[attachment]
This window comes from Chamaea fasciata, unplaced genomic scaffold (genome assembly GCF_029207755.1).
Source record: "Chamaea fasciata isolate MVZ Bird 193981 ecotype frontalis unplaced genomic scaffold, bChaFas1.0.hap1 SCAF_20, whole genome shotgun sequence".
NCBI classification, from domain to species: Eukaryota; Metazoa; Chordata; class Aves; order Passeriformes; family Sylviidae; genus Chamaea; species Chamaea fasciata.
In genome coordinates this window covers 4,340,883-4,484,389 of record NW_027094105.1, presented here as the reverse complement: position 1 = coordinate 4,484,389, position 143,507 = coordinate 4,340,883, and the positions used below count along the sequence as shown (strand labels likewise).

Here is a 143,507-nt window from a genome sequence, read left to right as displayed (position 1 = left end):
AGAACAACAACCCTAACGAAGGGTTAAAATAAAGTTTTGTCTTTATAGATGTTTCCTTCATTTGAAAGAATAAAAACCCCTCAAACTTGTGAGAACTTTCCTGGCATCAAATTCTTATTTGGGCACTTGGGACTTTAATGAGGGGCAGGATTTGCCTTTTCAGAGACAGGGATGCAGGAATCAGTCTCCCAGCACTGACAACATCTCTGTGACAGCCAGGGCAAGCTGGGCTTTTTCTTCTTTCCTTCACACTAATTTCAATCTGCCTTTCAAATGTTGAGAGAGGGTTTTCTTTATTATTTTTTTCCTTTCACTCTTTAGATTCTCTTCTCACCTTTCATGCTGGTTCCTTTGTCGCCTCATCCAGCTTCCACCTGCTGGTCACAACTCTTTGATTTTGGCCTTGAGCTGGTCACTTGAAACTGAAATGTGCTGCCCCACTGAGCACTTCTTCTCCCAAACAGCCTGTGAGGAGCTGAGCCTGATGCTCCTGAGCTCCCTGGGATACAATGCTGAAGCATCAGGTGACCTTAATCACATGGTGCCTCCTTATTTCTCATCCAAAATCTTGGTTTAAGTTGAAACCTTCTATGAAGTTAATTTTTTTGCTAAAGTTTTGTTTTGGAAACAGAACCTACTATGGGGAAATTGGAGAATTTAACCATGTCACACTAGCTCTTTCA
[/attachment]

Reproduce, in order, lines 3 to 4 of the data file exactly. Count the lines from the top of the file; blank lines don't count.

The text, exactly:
NCBI classification, from domain to species: Eukaryota; Metazoa; Chordata; class Aves; order Passeriformes; family Sylviidae; genus Chamaea; species Chamaea fasciata.
In genome coordinates this window covers 4,340,883-4,484,389 of record NW_027094105.1, presented here as the reverse complement: position 1 = coordinate 4,484,389, position 143,507 = coordinate 4,340,883, and the positions used below count along the sequence as shown (strand labels likewise).